Tilapia with Pepper and Onions (serves 2; 8 – 9 points each)

1 lb. tilapia fillets
2 tsp. olive oil
1 yellow pepper, cut into thin strips 2 – 3″ long
1 large sweet onion, halved, sliced thin
1 medium clove garlic, minced
1/4 – 1/2 cup chicken broth (homemade is best; otherwise use low sodium)
1/2 cup white wine
1/4 cup fresh parsley, minced
3 – 4 tbsp. fresh oregano, minced
Salt and pepper to taste

Generously salt and pepper tilapia fillets. Heat oil in large skillet over medium high heat. Add onions and saute until translucent. Add pepper and saute for 2-3 minutes, adding a little broth if ingredients get too brown. Add garlic and stir. Add enough broth to cover bottom of skillet. Salt to taste. Cover and cook for 10 minutes or so, until vegetables are tender.

Remove lid and lay tilapia over top of vegetables. Add remaining broth, if needed, and wine. Sprinkle herbs on top of fish. Cover and cook for five minutes or until fish is just cooked. Remove lid and put fish on serving plates. Turn heat to high and cook vegetables, uncovered, just a few minutes more, until liquid has somewhat evaporated. Add vegetables to plates. Leave skillet on high heat and reduce remaining liquid until somewhat thickened. Pour over fish and serve.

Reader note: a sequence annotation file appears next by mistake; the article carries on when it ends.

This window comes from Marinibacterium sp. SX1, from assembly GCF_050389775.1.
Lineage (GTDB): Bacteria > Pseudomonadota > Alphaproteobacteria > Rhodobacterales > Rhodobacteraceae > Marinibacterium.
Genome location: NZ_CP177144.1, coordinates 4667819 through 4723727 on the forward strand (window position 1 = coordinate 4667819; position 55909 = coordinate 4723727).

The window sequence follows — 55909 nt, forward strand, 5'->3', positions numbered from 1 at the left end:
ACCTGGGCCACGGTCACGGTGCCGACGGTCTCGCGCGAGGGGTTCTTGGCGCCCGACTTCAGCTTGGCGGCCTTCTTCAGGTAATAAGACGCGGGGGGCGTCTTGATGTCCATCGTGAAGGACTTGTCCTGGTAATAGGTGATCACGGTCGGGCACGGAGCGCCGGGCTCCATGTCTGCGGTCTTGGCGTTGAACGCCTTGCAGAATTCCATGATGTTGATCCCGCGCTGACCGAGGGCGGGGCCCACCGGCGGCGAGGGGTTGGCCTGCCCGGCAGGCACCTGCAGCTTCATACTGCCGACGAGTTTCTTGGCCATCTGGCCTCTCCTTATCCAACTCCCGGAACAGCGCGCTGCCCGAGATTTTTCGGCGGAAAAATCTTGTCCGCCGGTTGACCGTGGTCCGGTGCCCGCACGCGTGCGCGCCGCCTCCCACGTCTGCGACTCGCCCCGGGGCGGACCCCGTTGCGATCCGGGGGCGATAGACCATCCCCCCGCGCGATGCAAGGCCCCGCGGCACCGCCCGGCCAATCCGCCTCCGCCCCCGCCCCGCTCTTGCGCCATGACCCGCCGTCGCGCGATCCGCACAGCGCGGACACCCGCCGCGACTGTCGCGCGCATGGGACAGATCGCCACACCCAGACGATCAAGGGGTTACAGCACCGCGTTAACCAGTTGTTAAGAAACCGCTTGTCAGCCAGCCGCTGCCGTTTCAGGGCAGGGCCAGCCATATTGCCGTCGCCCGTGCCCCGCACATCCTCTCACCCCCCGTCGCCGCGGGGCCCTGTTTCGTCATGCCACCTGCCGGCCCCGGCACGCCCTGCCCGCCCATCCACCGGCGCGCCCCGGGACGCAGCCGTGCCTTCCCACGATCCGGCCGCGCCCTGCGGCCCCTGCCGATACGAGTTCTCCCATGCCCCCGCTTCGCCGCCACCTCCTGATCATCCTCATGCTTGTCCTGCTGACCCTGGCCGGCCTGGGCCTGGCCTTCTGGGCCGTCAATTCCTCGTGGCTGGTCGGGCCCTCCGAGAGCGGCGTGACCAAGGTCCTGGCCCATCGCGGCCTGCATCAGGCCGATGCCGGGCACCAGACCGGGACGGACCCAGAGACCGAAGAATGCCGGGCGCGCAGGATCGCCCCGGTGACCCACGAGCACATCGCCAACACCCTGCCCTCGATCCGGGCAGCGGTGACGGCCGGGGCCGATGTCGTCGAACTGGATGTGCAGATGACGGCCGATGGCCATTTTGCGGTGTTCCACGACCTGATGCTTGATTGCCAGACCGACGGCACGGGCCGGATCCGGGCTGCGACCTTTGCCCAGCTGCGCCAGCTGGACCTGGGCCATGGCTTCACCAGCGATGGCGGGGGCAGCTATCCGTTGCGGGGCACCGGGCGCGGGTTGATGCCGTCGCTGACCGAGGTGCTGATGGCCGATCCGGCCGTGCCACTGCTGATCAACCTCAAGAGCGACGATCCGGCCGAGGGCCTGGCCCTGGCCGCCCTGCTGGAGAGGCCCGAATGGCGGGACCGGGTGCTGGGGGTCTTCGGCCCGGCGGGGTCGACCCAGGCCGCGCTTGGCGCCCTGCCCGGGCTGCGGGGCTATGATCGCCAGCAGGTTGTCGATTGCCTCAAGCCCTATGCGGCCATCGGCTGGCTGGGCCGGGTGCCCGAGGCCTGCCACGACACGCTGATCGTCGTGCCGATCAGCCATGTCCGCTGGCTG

Chicken from Heaven

Our wingless friend–the chicken from Rainbow Meadow Farms from last Sunday’s cooking extravaganza–was a testament to the local food movement. It tasted . . . like chicken. Like the hens my grandparents raised, almost as if you’d infused the chicken with a rich broth, or red wine, or even a little tiny hint of bacon. It tasted like real food.